As with most things investment-related, a lot depends on your particular circumstances. If you have questions, contact your financial advisor or your plan administrator.

National Retirement Security Week 2016

This year’s National Retirement Security Week runs from October 16 through 22. It’s a good time to reflect on your personal financial goals and see if you’re on target to meet them. You can ask yourself questions like, “Will I have enough income when I’m retired?” If the answer isn’t clear, you can start taking steps to improve your retirement security.

The Three-Legged Stool: An Example of Retirement Security

Think of your future retirement as a three-legged stool. Each leg represents a different income source that can support you in retirement. The first leg of the stool is your NYSLRS defined benefit pension. Your NYSLRS pension will provide you with a monthly benefit for life based on your service credit and final average salary. The second leg on the stool is your Social Security benefit. Your Social Security benefit is based on how much you earned during your working career. For more details about your Social Security benefit, please visit the Social Security Administration’s website.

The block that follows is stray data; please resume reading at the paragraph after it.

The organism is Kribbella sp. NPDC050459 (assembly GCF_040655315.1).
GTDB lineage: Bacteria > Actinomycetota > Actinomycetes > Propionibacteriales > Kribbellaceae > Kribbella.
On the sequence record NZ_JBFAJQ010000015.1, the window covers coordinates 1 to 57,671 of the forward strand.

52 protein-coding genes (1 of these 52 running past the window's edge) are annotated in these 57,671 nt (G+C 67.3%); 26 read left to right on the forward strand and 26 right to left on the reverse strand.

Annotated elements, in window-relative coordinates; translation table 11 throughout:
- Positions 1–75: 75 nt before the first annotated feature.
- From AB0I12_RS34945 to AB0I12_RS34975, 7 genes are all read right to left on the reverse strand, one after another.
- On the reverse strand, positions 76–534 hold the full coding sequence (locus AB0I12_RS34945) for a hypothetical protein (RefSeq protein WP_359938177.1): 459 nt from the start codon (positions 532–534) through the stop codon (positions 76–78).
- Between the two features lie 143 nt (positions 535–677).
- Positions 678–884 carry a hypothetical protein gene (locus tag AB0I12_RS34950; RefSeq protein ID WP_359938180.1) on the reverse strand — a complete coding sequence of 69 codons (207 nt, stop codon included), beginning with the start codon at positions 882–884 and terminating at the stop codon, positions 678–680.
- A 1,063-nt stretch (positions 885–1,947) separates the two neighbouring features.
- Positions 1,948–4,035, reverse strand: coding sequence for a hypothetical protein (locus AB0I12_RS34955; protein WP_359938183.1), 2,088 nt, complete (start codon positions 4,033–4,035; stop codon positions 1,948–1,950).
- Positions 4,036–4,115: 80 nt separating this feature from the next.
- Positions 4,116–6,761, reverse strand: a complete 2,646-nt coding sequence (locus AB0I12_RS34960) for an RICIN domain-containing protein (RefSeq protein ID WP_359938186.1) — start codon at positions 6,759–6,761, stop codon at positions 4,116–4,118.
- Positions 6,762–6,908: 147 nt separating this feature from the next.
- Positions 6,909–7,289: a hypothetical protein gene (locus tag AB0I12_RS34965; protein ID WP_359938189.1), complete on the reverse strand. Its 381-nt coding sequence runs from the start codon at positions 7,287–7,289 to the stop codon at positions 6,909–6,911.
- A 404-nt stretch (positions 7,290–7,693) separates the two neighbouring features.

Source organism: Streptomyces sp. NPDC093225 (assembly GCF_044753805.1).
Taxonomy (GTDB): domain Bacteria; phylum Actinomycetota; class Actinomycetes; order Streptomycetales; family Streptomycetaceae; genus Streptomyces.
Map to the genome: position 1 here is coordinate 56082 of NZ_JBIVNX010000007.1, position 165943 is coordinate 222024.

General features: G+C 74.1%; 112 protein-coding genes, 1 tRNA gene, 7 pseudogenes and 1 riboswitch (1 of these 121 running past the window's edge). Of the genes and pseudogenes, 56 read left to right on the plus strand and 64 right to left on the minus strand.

The third leg is your own personal savings, such as your own bank or investment accounts. Your personal savings can bridge the gap between what your NYSLRS pension and Social Security will provide. All together, these three legs can support you over the course of your retirement.
Retirement Security in 5 Steps

Ways to Save for Retirement

If you haven’t been maintaining your personal savings, you should start saving as early as possible. The best way to get into the savings habit is to just do it. Here are some suggestions to get into the saving habit:

Also consider looking into accounts that use compound interest. When your money is compounded, it increases in value by earning interest on both the principal and accumulated interest. That way, the more time your money has to grow, the better off you’ll be.